On the Beach

I thought this entire story and concept was very practical and realistic. There were many times where the John and Peter did say things that was a stretch but I feel like the world can come to something like this.¬†On page 41 Moira states, ” I’m not afraid of dying…I’m never going to get outside Australia… A city of dead people.” Here Moira is able to explain the inner fear felt by all of the characters throughout the story and I felt it was a relateable quote. It is clear that the war is leaving so many civilians in a horrible situation, where they have no other choice but to make the best of it. Although Shute allows his characters to take pills to quicken their death, all of the characters are hopeless.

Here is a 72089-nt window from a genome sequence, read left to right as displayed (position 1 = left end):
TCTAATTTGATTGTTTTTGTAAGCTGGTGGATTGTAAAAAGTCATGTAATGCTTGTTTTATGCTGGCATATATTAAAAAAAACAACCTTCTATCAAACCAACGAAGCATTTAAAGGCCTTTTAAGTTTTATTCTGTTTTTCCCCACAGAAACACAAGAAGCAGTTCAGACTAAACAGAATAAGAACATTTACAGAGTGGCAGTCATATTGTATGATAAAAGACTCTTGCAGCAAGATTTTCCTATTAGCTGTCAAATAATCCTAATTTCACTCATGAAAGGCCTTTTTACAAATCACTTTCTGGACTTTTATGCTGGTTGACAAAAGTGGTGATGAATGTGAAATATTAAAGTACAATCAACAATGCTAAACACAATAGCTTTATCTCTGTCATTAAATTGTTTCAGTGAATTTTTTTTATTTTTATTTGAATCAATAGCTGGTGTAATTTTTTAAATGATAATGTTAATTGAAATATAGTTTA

I liked this story because it showed a different side of technology. Like most of the novels we have read so far, all of the authors go into the future to explain how society is, however this novel ties in factors from the past to create its future. I kept thinking of the attacks on Hiroshima during WW2, and how there was recent scare after the attacks on 9/11. Today’s society is so advanced that any form of war and violence will directly lead up to a nuclear explosion, leaving most of the world dead. From what I got out of the novel, a lot of countries were destroyed and Australia was one of the few lasting ones. The idea of a complete wipe out and deserted Earth seems far fetched but can easily occur if the wrong country gets hands on weapons of mass destruction. I felt that Moira’s feelings within the novel were reminiscent of everything she hoped to achieve. I liked her role at the end because even before she takes her pill, she takes it upon her self to do one thing she feels at peace with and that is having her drink.

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